Due to some sad circumstances, my old friend Duncan and his family are up in Langholm for the week. For a good lump of the 70s and 80s we knocked about together and had many an adventure and indeed our fair share of misadventures and I've well an truly learned my lesson about mixing my drinks - at least in the same glass. For all we've spoken on the phone from time to time, I don't think we've met each other this century, so I took this opportunity to pop over and see him. Since it was a Sunday, I only public transported myself as far a Lockerbie and got a lift for the last 18 miles over the hill (Kirkcudbright to Lockerbie takes about two and a half hours - to get that extra 18 miles on a Sunday takes about double that).
There was a little afternoon pyrotechnics (1 match of course) and some evening beers and much reminiscing but, for the attention of you lot out there in blog land, there was purple potatoes.
Here in their raw state
And here on a plate, roasted by Fiona (Duncan's better half), keeping some beef and peas company - pregravey.
Technical bit - the colour in these potatoes is caused by a substance known as anthocyanins - sturdy old stuff that survives twenty minutes in a pot of boiling water or in this case, half the afternoon in the oven. Anthocyanins have antioxidant qualities which means purple potatoes are good for you in much the same way as red wine is - that's not to say eating an entire 5 pound bag of them is going to make you topple over, or talk even more gibberish than usual.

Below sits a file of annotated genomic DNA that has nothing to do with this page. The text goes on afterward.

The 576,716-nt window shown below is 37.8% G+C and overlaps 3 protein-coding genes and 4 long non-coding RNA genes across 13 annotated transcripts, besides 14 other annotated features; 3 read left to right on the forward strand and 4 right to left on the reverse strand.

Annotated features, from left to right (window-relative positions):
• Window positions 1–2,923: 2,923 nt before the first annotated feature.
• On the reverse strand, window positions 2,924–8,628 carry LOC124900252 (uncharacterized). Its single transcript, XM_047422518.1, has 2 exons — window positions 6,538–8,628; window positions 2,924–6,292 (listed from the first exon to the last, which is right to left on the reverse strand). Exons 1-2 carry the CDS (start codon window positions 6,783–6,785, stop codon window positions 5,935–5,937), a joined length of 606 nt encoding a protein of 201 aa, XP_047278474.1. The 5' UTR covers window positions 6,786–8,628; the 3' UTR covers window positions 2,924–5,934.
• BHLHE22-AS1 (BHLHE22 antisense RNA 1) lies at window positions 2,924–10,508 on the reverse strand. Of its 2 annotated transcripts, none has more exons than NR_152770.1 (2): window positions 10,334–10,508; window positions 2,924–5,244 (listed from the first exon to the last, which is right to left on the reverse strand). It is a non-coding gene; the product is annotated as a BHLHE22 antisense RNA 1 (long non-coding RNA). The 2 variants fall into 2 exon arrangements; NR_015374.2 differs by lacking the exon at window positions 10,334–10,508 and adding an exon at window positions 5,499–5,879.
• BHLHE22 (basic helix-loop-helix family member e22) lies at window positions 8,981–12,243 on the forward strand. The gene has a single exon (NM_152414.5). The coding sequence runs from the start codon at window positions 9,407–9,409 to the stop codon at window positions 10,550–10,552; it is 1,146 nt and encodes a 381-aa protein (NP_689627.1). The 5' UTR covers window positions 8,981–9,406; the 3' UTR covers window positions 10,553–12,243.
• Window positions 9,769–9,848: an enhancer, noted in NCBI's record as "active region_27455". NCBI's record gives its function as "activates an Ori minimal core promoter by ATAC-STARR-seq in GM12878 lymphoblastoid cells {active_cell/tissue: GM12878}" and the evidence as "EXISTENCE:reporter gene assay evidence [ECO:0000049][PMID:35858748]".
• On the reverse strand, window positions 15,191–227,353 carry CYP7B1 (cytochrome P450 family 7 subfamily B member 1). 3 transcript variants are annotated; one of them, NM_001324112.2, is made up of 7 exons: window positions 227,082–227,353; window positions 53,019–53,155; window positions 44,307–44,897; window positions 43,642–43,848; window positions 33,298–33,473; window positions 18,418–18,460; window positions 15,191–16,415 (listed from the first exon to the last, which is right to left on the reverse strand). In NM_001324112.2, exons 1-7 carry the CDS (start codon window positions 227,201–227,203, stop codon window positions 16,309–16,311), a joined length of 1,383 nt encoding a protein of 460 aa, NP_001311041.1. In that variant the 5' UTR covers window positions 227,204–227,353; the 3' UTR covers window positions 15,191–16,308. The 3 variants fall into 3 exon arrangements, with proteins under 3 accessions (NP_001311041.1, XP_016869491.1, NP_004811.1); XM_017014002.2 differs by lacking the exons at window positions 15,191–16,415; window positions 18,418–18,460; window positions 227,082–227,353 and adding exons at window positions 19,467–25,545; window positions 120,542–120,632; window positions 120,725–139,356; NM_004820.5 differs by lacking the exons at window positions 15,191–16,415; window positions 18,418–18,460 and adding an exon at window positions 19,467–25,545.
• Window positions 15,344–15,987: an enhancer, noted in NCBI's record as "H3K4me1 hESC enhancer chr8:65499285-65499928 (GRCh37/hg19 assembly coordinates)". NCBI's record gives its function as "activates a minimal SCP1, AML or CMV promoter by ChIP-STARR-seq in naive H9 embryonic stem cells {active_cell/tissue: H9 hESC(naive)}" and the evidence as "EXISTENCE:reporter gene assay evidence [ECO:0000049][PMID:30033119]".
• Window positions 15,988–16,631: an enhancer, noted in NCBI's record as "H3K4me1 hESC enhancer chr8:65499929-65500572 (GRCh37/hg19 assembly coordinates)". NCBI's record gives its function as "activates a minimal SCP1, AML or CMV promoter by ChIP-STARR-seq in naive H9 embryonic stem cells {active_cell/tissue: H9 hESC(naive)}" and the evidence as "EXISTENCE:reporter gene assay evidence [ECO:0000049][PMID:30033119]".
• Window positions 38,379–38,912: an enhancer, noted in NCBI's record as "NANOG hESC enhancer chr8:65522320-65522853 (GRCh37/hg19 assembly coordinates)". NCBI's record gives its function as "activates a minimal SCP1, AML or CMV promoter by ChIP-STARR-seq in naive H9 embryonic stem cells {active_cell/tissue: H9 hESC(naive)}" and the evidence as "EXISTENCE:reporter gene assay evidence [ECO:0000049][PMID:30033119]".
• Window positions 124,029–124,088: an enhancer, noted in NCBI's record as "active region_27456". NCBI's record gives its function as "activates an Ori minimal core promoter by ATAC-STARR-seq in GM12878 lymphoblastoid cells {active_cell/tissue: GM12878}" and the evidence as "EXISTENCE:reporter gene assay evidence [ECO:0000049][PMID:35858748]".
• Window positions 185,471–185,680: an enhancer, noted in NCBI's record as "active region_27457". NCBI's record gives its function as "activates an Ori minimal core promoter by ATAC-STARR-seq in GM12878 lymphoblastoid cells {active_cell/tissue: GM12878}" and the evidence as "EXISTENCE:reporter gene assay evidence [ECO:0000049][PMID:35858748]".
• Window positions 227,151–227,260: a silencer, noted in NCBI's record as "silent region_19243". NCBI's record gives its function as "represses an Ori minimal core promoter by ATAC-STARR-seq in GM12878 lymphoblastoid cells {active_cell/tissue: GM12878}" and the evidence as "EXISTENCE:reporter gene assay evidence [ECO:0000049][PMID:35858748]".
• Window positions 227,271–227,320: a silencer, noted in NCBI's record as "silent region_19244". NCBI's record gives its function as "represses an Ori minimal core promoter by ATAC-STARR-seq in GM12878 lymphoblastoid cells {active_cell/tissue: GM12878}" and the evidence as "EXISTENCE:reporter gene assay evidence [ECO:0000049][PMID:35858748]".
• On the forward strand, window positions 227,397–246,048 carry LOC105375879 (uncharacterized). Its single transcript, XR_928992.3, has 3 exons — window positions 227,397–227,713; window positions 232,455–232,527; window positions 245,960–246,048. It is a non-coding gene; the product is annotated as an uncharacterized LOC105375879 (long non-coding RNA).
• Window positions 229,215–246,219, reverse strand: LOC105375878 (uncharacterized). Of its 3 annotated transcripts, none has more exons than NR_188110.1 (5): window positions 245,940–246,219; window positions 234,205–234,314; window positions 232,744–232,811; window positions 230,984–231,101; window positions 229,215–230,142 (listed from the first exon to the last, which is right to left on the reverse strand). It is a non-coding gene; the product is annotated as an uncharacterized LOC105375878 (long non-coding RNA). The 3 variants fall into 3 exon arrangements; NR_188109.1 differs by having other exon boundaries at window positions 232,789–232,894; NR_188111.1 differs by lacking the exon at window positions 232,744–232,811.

And what do they taste like? Well, without a doubt, I can categorically categorise them as potatoy - they taste just like ordinary potatoes only purple. All very tasty Mrs F-B, thank you.
A couple of sociable beers are highly compatible with snoozing and while I was snoozing, all the heat of the day sidled off, so that by the time I was reteaing myself the next morning, the entire outside world was white with frost, but if nothing else it brought the birds to the feeders right outside the kitchen window - I was delighted that they included a pair of nuthatches - a bird I don't see that often, so it counts as a wildlife moment.
Time to bid farewell to Duncan, Fiona, and co (and of course an honorable mention to Stephen, who's trip down from Edinburgh overlapped slightly with mine yesterday) and wander down into the town itself but that is another blog for another day.